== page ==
Well, it was only a matter of time. The Obama administration has decided to abandon the term “enemy combatants” to describe the jihadi suspects at Guantanamo Bay. Makes sense. After all, Attorney General Eric Holder’s former law firm has been calling the Gitmo detainees by a different name for a while now: Clients.
The Obama Administration today dropped the term “enemy combatant” to describe those held at the U.S. military prison at Guantanamo Bay, Cuba, and increased the legal threshold needed to detain them.
The Justice Department disclosed the move in a court filing in response to a federal judge’s order seeking a definition of the term “enemy combatant.”
Judges have said the definition will play a key role in determining whether the government has justified the confinement of scores of detainees who are challenging their status in U.S. District Court.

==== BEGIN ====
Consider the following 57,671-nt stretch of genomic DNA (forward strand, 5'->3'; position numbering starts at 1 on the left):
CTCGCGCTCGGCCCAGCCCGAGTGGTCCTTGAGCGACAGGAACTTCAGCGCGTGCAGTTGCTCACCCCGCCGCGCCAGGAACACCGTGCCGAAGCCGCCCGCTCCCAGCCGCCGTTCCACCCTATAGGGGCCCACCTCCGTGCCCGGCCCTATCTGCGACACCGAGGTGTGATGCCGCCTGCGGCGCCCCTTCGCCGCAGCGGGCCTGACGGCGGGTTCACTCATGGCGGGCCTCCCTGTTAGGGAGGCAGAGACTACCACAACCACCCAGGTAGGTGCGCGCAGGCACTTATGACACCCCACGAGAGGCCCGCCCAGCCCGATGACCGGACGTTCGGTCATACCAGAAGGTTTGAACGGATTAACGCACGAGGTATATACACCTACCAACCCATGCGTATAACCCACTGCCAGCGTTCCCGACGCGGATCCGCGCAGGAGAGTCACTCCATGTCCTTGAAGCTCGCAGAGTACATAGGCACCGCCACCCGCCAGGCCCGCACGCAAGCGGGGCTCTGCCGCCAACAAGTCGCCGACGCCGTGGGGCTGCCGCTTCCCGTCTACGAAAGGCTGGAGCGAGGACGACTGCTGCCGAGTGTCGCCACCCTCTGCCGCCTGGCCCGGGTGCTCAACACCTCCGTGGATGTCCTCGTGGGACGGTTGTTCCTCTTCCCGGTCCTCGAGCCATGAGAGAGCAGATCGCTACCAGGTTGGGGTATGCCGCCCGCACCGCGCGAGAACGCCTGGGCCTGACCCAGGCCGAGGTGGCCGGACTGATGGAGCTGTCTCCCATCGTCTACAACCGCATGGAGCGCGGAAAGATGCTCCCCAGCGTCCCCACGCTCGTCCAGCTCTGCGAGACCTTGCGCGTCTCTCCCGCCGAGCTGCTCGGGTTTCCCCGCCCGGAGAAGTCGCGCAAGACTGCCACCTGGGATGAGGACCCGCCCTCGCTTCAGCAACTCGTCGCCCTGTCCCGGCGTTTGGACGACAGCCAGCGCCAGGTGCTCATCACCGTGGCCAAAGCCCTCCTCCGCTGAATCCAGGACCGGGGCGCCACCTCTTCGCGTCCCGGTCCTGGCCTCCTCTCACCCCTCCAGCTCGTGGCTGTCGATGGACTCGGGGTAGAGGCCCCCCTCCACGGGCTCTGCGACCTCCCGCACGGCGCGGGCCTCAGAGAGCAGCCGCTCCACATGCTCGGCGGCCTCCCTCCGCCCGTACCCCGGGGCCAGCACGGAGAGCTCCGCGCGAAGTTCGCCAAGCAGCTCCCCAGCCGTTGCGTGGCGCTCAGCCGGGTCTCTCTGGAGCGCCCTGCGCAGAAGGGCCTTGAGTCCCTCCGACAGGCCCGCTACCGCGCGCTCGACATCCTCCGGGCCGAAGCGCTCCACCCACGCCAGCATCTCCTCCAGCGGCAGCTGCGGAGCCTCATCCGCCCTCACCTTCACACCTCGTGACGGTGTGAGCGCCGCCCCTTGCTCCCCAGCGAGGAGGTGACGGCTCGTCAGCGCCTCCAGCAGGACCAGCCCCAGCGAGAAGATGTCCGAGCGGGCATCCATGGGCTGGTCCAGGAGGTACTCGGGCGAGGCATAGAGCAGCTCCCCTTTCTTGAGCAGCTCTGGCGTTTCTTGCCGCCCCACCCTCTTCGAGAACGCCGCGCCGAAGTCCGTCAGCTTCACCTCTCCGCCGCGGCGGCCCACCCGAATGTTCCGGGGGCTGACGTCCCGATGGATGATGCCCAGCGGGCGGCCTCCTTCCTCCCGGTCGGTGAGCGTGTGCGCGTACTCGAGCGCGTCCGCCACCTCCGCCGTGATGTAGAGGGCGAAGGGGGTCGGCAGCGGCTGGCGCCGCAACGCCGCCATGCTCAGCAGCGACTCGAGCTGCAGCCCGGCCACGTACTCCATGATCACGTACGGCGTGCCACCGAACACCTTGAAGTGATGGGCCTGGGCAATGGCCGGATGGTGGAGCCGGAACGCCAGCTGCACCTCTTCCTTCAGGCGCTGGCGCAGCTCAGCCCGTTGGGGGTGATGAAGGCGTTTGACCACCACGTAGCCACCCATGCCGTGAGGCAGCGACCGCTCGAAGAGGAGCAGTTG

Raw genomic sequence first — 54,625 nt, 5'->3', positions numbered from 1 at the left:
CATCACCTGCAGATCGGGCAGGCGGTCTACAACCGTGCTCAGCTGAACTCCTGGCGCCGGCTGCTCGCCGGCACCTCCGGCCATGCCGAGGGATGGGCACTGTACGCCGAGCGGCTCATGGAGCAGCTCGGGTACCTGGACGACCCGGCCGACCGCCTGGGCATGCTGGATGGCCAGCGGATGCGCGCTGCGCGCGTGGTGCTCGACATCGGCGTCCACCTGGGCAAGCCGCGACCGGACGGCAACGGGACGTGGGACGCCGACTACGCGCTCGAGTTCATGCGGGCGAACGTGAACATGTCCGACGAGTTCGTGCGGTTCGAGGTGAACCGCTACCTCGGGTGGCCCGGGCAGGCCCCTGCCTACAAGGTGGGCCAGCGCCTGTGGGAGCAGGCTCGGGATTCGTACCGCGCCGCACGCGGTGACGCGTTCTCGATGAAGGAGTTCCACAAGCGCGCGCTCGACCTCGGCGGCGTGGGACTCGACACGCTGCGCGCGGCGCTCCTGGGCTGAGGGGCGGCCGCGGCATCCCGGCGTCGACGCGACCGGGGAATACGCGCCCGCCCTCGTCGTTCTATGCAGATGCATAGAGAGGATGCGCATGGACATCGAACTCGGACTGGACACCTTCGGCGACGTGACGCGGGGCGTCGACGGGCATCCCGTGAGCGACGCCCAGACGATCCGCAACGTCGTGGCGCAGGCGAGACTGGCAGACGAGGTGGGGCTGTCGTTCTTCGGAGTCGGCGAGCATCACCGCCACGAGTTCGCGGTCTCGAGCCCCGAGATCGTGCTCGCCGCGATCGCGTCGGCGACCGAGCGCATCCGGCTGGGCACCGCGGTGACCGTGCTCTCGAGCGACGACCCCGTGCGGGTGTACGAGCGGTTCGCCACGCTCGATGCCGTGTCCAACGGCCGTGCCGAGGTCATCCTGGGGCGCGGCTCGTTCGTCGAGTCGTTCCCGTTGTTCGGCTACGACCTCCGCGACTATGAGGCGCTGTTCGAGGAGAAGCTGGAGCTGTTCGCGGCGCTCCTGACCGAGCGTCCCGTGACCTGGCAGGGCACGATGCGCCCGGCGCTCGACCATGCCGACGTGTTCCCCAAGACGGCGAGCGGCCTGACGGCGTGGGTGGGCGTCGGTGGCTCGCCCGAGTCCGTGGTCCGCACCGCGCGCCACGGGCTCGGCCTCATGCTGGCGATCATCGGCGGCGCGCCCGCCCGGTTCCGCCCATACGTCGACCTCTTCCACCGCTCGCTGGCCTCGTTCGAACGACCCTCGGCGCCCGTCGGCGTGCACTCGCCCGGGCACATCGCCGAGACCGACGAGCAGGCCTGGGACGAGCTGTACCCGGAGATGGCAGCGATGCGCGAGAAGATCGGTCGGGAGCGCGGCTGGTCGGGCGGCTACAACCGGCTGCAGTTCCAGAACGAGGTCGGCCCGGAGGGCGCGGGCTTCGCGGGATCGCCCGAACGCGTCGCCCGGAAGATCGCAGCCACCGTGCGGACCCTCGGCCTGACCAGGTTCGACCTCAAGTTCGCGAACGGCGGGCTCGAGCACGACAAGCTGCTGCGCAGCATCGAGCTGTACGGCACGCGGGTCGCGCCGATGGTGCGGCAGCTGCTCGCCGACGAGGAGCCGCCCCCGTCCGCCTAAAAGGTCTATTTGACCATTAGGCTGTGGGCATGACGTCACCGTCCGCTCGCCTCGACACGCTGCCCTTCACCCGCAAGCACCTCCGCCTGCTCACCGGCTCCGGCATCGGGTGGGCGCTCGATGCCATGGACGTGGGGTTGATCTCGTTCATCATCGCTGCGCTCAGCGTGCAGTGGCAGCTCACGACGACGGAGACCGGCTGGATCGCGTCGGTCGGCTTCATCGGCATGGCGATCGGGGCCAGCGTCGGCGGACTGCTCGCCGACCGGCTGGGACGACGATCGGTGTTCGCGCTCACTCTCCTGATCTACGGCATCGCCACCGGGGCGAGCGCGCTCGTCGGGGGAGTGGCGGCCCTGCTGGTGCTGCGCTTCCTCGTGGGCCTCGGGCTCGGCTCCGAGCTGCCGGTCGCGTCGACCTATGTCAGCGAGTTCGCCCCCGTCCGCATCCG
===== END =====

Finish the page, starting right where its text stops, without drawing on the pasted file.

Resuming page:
In a break with the Bush Administration’s policies, the Justice Department said it would only seek to detain those who “substantially supported” the Taliban, Al Qaeda or associated forces or participated in the Sept. 11, 2001, attacks. The Bush Administration had argued it could detain those who provided support to those groups and others “engaged in hostilities” against the United States and its allies.
The Justice Department did not define “substantially supported” in the court papers but said the term would not include those who “provide unwitting or insignificant support” to terror groups. “The particular facts and circumstances justifying detention will vary from case to case,” they wrote.
Though dropping the term “enemy combatant” will have little practical effect, it is a symbolic move by the Obama Administration to break with the past.